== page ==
KEYNOTE SPEAKER - ESTHER CARE
Esther Care is Senior Fellow, Global Economy and Development, Brookings Institution, Washington DC.
Esther – a researcher and author - promotes constructive assessment practices that inform both educational policy and classroom practice. She has worked extensively in the Asia Pacific and Africa to explore impact of system alignment on effectiveness of education reform. With the increasing focus globally on the promotion of generic skills, such as problem solving, critical thinking and collaboration, she collaborates with country teams to incorporate these skills into the educational process.
Dr Care currently leads the Optimizing Assessment for All (OAA) project through which national education teams work together to develop classroom assessment tasks to inform teaching and learning of 21st century skills. OAA is based out of two regional networks, NEQMAP in Asia, and TALENT in sub-Saharan Africa, and is a collaborative effort among countries in the regions to examine teaching and assessment of 21st century skills, and to draw attention to the constructive use of assessment to support the Sustainable Development Goals.
Previously a Professor with the University of Melbourne, Esther is founding director of the Assessment Curriculum and Technology Research Centre (funded by the Australian Government’s Department of Foreign Affairs and Trade, in the Philippines), which conducts large and small-scale research in the Philippines to inform that country's major K-12 education reform.
Esther publishes widely in journals and books spanning vocational and educational psychology through to education assessment and policy, with most recently an emphasis on the assessment of 21st century skills. Titles with co-authors include Assessment and Teaching of 21st Century Skills, Comparative Approaches in Education, A Framework for Teachable Collaborative Problem Solving Skills, Considering Authenticity of Skills Assessments, 21st Century Skills in 20th Century Classrooms.
Thursday 12 September, 10.30am
Skills for a Changing World and Optimizing Assessment for All – Trends in Education
Changes in the workforce and the implications of these for education of our youth have been extensively documented. In response, countries worldwide have reviewed their educational goals in order to meet what are seen as the human resource needs of the 21st century. This presentation moves the discussion to the next phases; How do countries reflect a changed set of goals in their visions for education? How do countries set about the process of reform? What are the challenges and obstacles that they encounter?
More than 70% of countries worldwide are identifying 21st century skills as on their educational agenda, but how this is reflected in curriculum, in pedagogical practices, and through assessment strategies, varies widely. Of particular interest are the implications of the very nature of these skills for how they might best be nurtured and developed in the classrooms of formal education systems. Do we teach hurdling in the same way as we teach a mathematical process? Most of us would respond “no”. So, do we teach problem solving in the same way that we teach the facts of World War 2? Questions such as these have major consequences not only for teaching, but for assessment.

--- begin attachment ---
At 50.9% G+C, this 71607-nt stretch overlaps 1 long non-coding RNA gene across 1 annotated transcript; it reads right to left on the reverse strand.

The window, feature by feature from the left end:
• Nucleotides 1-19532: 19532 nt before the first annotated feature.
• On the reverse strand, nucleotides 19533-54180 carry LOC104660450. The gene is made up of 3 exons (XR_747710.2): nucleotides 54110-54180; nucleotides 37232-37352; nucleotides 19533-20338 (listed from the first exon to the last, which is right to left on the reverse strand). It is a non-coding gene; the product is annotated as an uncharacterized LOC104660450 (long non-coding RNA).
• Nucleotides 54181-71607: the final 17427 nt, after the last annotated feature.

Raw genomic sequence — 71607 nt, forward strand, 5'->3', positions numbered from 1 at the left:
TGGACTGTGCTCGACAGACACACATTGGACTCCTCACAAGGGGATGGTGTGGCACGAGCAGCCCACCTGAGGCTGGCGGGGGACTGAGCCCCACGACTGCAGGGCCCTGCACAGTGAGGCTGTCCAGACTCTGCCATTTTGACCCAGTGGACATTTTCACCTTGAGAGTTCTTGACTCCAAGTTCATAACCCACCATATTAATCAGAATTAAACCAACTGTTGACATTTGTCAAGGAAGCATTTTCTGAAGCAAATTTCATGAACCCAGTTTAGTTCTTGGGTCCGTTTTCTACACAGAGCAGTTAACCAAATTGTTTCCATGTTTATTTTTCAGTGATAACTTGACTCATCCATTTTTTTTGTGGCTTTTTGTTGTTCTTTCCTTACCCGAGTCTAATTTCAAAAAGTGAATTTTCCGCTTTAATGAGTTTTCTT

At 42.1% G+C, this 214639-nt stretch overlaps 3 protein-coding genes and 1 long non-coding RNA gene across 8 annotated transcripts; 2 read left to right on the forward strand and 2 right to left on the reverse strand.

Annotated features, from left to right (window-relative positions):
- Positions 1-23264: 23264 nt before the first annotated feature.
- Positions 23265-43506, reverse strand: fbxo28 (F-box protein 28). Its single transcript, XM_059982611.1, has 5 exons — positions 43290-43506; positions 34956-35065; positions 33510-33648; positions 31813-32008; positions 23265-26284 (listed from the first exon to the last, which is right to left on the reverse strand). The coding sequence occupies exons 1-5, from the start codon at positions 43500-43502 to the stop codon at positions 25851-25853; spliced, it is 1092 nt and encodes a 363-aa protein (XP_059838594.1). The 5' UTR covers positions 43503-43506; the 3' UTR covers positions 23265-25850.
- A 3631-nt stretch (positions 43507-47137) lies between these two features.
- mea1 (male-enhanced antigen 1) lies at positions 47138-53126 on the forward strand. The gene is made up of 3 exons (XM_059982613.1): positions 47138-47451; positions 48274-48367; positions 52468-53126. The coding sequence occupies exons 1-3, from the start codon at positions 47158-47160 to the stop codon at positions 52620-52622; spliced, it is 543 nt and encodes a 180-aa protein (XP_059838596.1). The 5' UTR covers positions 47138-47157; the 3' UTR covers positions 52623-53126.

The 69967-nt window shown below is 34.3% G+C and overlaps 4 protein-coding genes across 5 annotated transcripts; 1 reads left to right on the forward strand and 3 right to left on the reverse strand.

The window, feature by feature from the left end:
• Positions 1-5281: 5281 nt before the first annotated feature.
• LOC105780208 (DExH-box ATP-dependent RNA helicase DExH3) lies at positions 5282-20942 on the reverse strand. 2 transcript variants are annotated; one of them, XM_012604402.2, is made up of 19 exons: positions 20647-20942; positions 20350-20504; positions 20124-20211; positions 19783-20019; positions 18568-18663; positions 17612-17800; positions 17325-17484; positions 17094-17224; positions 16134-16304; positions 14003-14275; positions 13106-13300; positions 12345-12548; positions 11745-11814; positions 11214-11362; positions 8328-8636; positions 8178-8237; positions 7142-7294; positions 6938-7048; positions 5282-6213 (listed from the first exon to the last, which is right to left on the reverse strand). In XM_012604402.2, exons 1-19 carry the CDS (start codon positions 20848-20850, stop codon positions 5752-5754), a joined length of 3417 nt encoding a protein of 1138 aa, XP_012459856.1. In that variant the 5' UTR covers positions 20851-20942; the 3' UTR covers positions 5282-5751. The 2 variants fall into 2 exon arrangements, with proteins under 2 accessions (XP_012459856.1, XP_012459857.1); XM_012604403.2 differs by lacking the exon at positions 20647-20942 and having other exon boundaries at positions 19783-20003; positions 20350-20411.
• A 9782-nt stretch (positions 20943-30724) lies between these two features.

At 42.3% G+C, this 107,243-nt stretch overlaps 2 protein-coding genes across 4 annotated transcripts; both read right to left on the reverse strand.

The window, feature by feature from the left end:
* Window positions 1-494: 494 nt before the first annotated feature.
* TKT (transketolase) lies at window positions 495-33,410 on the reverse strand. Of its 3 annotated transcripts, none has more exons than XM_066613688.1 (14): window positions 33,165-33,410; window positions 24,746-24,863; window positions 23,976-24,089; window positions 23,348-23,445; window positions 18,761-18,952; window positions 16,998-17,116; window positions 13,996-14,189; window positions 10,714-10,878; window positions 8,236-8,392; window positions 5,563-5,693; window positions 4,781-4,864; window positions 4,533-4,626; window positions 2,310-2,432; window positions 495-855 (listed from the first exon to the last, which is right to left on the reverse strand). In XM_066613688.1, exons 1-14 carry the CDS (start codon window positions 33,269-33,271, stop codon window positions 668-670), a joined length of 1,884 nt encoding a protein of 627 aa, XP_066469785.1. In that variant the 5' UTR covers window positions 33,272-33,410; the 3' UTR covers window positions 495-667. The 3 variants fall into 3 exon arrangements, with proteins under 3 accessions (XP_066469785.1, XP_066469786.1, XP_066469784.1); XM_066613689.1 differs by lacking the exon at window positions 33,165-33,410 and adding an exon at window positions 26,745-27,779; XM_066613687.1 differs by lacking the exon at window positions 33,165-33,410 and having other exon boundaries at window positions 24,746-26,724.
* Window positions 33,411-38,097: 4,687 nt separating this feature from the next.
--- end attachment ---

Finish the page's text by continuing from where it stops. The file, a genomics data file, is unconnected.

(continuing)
Based on the Optimizing Assessment for All project in which countries across Asia and Africa are participating, some key principles to support teachers in implementation of “Skills for a Changing World” are held up for examination. Underpinning both the exploration of the global skills movement, and the formulation of approaches to assessment, the critical issue of alignment within education systems is clarified and illustrated.
Thursday 12 September, 1.30pm
Key Lessons from Optimizing Assessment for All (OAA)
Everyone knows what problem solving is. And what collaboration is. Or do they? Can you teach problem solving or collaboration? How do you do that? What do the students do that makes you believe they are engaging in and using these skills?
We often talk about things, rather than directly address them. In this spotlight session, participants will engage in two practical tasks, collaboratively, in order to experience and identify the cognitive and social elements of their behaviour. In groups of four – two collaborators, one facilitator, and one note taker – participants will grapple with tasks which are not well defined, and which stimulate the use of problem solving and collaborative skills. Task reflection will focus on the implications of the findings for classroom practice.